28 March 2012
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Denmark's track record
Denmark's track record as a "progressive" member of the EU disappeared with the election of the new rightwing Anders Fogh Rasmussen government (liberal/conservative) and the extreme right wing populist Dansk Folkeparti (DF, Danish Peoples Party). Statewatch's Danish correspondent writes:
"this is already a reality in Denmark. It was adopted under the Aliens Act in May this year and was voted through by the Government (Liberal (V) and conservative (K)) supported by the Danish Peoples Party (DF).
What it means is that for up to seven years the police and security authorities can permanently evaluate the grounds for refugees status - has anything changed in the situation in their country of origin that in any way changes the basis upon which the original permission to stay was given? And if it has, the authorities must begin a process of reviewing and eventually withdrawing the refugee status. This can go on for up to seven years.
The question must be asked: Who wants to put an effort into a process which after six year and eight month suddenly will be stopped because the authorities evaluates the situation as normalised in the home country? Until this change after three years the temporary permission to stay became permanent.
The amendment was passed 31 May 2002 and was put into effect by 1 July 2002."
Loyalty oath to become a Dane
Statewatch bulletin, vol 12 no 5 (August - October 2002
As part of the spring deal between the new rightwing Anders
Fogh Rasmussen government (liberal/conservative) and the extreme
right wing populist Dansk Folkeparti (DF, Danish Peoples Party)
regarding refugee and immigration policy (see Statewatch vol
12 no 1) a special declaration must now be signed by applicants
to become Danish citizens.
In the declaration the applicant must sign the following general statement:
"I declare faith and loyalty toward Denmark and the Danish society and states willingness to abide by Danish law and respect fundamental Danish legal principles."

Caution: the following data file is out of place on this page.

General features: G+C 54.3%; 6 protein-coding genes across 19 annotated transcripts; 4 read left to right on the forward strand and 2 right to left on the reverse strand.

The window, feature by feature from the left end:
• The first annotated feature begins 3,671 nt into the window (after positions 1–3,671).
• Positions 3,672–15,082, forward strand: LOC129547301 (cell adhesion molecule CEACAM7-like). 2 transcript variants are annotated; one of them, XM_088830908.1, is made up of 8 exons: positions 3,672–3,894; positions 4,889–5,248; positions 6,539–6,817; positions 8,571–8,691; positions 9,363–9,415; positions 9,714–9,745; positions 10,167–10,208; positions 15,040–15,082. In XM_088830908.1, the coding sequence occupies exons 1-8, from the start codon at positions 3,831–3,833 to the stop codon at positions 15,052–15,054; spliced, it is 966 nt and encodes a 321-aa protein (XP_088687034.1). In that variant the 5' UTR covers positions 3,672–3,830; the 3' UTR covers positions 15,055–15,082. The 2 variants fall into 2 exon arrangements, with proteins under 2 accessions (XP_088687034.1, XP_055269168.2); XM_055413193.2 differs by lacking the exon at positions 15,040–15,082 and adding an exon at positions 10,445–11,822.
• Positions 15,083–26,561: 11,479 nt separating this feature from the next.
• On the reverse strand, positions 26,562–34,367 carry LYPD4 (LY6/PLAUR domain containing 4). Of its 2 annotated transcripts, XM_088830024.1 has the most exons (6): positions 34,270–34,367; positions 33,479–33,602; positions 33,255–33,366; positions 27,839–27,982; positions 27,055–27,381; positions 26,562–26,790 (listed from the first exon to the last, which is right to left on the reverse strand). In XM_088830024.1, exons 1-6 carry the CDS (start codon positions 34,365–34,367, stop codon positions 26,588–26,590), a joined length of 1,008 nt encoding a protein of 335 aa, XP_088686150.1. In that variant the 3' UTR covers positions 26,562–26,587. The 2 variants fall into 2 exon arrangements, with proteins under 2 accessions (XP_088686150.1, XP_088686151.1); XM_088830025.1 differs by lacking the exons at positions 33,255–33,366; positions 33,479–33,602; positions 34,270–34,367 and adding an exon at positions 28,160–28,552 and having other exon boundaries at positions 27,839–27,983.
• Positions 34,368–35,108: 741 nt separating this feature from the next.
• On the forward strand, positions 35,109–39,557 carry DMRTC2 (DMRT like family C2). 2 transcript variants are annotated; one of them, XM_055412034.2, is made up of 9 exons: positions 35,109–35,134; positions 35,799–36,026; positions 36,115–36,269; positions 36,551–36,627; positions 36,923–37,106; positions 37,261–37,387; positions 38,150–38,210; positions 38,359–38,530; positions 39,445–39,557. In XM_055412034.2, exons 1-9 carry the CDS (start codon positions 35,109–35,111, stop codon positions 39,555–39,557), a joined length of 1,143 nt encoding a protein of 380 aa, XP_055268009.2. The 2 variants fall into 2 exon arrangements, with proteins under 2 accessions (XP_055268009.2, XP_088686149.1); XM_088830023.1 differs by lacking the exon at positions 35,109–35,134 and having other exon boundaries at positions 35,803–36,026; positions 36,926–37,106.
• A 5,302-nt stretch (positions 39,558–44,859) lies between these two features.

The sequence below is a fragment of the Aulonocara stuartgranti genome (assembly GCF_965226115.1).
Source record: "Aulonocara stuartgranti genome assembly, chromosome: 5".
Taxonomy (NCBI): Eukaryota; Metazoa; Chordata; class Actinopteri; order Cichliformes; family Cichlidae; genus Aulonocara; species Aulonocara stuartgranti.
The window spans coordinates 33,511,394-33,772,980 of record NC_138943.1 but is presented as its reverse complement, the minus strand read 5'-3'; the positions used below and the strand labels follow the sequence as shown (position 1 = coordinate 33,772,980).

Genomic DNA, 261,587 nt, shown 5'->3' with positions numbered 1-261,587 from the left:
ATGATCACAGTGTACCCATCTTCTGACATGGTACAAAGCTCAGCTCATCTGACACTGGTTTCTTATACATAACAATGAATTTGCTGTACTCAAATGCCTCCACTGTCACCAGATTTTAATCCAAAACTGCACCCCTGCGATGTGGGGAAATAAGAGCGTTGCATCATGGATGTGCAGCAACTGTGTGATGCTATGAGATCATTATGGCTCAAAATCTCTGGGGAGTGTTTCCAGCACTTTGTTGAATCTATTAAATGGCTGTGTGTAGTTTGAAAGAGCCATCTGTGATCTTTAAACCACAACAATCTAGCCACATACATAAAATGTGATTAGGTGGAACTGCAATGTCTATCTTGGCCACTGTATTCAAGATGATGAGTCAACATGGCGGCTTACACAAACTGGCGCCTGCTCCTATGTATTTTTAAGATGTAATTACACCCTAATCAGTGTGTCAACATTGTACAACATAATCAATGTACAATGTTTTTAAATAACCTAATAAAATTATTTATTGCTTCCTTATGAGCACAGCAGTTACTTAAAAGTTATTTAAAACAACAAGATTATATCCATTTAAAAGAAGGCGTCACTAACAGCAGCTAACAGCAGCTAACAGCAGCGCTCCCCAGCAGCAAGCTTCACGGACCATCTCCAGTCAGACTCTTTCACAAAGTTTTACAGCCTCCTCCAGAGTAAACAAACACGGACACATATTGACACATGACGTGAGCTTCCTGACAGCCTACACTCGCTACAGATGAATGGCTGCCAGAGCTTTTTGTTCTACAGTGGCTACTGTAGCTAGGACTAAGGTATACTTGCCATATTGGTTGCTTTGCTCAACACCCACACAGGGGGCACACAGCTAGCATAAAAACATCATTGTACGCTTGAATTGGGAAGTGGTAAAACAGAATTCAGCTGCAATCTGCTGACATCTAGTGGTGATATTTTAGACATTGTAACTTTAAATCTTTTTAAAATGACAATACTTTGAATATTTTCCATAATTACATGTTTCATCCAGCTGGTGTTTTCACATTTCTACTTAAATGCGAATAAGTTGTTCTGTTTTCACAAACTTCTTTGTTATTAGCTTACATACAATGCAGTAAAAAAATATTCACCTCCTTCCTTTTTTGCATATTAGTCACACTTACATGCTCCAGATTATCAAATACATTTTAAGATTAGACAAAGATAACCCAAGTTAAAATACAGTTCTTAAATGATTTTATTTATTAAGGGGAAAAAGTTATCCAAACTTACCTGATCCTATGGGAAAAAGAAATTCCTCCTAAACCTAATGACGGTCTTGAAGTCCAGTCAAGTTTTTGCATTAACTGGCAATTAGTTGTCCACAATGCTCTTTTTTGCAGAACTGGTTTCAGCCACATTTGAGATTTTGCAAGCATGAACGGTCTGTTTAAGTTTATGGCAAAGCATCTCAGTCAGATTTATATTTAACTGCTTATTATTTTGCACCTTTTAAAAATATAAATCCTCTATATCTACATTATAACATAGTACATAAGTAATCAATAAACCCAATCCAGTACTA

The oath of loyalty asks the applicant to list all criminal
acts for which they have been convicted, whether in
Denmark or abroad. The oath then, extraordinarily, requires people to admit to offences which the police do
not know about (again in Denmark or back in their home country). The information provided may eventually
be handed over to the police for possible investigation and prosecution.
As a sign of the new political situation in Denmark - a dramatic move to the right since the elections last November - these changes in the procedure to apply for citizenship have raised few eyebrows or the public debate. In the parliament the Red-Green Alliance have taken up the implications of the oath of loyalty which are far-reaching. One problem is that it is not specified in what the consequences are of breaking the oath. When one is being accused of being disloyal to Denmark, what can one then do to defend oneself from accusations? Who is to decide that a person is disloyal? These are some of the questions raised with the Minister of Integration, Mr Bertel Haarder.
One of the few people outside the parliament to have taken up the issue is the former human rights commissioner for the Baltic Sea Area, Mr Ole Espersen. In a comment in the daily Information he writes:
"the document bears testimony of the xenophobia and mistrust which the government parties and Dansk Folkeparti so eagerly claims does not exist in Denmark "
The agreement between the government and DF also contains
a number of demands which the applicant must
fulfil, such as the ability to speak Danish at the same level as the final exam in the basic school (by the age
of ten) and a knowledge of Danish history, culture and society at the same level.
Applications for citizenship will only be considered after nine trouble-free years of uninterrupted residence in the country. If a foreigner is married and, due to the partner's work has to leave the country for a period, this period is not included in the nine years. Added to this is a condition that the partner's work abroad is for Danish "interests", whatever that means.
The effects of this new procedure are already evident. Only about 900 people been granted citizenship and this is expected to be, at the most, a couple of thousand. This compares to 16,757 last year. 11,000 people, who were waiting to be processed, having completed their tests, have now received a letter telling them that their application have been nullified and that they must start all over again under the new rules.
see also, A hard time for refugees, Statewatch News online, February 2002: Denmark
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